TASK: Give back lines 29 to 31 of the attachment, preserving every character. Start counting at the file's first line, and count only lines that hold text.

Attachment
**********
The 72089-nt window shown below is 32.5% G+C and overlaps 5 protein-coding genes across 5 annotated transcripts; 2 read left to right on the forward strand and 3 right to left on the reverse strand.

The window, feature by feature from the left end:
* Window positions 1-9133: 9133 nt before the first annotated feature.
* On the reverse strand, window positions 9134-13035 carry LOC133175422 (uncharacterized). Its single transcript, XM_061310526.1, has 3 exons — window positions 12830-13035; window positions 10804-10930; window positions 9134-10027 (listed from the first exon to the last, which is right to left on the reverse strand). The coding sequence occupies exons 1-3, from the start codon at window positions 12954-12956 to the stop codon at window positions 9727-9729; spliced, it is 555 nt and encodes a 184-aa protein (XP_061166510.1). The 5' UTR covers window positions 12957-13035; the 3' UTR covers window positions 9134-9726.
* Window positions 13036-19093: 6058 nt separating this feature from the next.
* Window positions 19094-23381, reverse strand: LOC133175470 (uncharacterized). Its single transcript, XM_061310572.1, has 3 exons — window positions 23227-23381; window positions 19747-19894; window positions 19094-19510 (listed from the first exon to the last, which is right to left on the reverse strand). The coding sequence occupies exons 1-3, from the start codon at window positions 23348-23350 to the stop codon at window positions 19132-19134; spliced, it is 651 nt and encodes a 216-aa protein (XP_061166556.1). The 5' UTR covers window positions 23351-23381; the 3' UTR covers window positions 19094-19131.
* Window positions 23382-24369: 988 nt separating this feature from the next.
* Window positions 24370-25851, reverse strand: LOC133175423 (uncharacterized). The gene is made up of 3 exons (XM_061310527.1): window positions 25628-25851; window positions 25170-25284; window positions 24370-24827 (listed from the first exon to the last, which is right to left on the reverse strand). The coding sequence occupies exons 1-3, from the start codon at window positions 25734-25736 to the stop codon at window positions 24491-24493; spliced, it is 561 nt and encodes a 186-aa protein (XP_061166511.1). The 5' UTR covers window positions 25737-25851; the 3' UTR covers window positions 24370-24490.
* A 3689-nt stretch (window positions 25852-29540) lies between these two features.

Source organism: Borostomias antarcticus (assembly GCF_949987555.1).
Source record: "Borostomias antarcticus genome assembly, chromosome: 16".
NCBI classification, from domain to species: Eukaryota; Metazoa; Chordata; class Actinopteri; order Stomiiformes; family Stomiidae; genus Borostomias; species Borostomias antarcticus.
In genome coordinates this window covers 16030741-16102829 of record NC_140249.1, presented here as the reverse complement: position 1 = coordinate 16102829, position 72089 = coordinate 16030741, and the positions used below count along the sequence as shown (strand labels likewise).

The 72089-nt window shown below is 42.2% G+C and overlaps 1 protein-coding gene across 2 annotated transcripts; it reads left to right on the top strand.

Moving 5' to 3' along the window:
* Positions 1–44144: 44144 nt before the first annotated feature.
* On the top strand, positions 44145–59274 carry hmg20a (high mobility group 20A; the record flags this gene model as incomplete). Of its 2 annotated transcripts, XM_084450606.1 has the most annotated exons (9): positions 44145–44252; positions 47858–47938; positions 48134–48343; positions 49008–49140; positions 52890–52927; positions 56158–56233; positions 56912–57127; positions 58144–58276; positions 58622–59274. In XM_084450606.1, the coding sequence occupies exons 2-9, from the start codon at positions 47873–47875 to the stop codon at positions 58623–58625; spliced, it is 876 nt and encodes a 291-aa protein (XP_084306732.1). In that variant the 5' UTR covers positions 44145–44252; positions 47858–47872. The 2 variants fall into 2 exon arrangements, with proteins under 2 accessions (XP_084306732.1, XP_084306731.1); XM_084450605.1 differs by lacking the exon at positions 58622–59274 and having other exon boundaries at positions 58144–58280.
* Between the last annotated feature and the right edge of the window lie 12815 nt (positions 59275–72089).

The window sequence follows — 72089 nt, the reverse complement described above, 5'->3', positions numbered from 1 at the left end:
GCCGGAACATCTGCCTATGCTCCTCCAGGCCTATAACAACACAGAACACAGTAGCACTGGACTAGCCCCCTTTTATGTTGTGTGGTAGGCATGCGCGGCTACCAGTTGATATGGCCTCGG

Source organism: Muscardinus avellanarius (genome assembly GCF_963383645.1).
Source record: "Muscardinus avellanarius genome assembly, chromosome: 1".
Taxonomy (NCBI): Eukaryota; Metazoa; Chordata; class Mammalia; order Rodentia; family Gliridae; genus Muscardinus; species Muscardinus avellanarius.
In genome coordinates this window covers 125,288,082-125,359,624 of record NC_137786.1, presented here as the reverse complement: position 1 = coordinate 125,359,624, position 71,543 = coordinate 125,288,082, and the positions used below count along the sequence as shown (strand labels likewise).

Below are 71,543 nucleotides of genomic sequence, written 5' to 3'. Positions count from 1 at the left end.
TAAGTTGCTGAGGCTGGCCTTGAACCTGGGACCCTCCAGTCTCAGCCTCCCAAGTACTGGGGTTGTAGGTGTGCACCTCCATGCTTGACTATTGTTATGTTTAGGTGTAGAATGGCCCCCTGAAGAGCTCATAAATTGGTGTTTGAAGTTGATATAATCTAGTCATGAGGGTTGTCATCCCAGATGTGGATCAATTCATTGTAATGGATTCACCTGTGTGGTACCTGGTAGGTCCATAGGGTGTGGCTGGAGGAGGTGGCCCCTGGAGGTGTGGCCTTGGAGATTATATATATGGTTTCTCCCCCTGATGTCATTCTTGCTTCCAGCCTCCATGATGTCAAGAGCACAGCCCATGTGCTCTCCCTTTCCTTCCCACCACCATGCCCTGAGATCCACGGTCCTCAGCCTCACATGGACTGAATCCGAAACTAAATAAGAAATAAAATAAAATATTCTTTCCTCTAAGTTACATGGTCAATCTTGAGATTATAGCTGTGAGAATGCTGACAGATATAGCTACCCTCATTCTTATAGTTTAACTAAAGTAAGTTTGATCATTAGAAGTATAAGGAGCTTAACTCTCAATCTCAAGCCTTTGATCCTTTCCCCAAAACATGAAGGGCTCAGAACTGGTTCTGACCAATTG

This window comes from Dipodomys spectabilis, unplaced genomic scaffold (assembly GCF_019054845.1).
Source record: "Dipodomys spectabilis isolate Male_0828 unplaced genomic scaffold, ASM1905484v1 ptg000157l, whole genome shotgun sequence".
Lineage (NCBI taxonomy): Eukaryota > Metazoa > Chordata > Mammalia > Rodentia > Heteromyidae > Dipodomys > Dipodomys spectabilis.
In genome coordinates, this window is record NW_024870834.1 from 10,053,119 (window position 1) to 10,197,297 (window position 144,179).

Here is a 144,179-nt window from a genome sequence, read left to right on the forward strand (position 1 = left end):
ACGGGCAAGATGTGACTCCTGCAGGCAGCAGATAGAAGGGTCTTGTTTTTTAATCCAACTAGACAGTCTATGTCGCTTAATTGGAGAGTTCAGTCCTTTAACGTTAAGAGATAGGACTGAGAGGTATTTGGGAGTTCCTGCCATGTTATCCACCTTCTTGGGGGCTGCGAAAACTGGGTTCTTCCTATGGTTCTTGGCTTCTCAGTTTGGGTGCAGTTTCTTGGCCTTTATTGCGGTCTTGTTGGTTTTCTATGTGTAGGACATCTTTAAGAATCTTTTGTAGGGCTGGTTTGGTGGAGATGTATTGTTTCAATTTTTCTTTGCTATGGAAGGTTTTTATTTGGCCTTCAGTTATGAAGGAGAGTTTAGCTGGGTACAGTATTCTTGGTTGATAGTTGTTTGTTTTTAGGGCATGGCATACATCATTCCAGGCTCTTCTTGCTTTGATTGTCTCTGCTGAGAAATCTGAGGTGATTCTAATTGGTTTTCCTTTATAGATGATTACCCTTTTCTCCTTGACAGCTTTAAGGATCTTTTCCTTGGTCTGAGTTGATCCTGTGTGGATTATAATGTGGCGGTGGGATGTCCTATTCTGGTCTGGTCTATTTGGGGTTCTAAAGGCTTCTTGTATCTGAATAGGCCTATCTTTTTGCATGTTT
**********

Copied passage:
Lineage (NCBI taxonomy): Eukaryota > Metazoa > Chordata > Mammalia > Rodentia > Heteromyidae > Dipodomys > Dipodomys spectabilis.
In genome coordinates, this window is record NW_024870834.1 from 10,053,119 (window position 1) to 10,197,297 (window position 144,179).

Here is a 144,179-nt window from a genome sequence, read left to right on the forward strand (position 1 = left end):